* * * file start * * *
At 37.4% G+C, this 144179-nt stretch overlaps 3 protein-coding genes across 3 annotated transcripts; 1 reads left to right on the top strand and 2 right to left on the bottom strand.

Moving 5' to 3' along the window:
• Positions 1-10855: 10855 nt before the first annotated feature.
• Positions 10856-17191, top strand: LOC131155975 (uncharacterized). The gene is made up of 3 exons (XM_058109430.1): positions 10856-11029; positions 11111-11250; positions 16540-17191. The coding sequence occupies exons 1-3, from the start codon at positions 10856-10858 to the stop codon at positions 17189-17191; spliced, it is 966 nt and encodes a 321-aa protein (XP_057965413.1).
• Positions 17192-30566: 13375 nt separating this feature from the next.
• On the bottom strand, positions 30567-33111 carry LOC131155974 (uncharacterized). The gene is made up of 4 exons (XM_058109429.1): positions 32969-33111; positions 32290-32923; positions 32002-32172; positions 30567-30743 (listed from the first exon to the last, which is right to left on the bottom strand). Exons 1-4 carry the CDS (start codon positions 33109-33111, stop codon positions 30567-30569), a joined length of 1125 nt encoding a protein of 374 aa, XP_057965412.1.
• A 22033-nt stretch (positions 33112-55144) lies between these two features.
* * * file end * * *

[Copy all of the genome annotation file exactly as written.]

At 37.4% G+C, this 144179-nt stretch overlaps 3 protein-coding genes across 3 annotated transcripts; 1 reads left to right on the top strand and 2 right to left on the bottom strand.

Moving 5' to 3' along the window:
• Positions 1-10855: 10855 nt before the first annotated feature.
• Positions 10856-17191, top strand: LOC131155975 (uncharacterized). The gene is made up of 3 exons (XM_058109430.1): positions 10856-11029; positions 11111-11250; positions 16540-17191. The coding sequence occupies exons 1-3, from the start codon at positions 10856-10858 to the stop codon at positions 17189-17191; spliced, it is 966 nt and encodes a 321-aa protein (XP_057965413.1).
• Positions 17192-30566: 13375 nt separating this feature from the next.
• On the bottom strand, positions 30567-33111 carry LOC131155974 (uncharacterized). The gene is made up of 4 exons (XM_058109429.1): positions 32969-33111; positions 32290-32923; positions 32002-32172; positions 30567-30743 (listed from the first exon to the last, which is right to left on the bottom strand). Exons 1-4 carry the CDS (start codon positions 33109-33111, stop codon positions 30567-30569), a joined length of 1125 nt encoding a protein of 374 aa, XP_057965412.1.
• A 22033-nt stretch (positions 33112-55144) lies between these two features.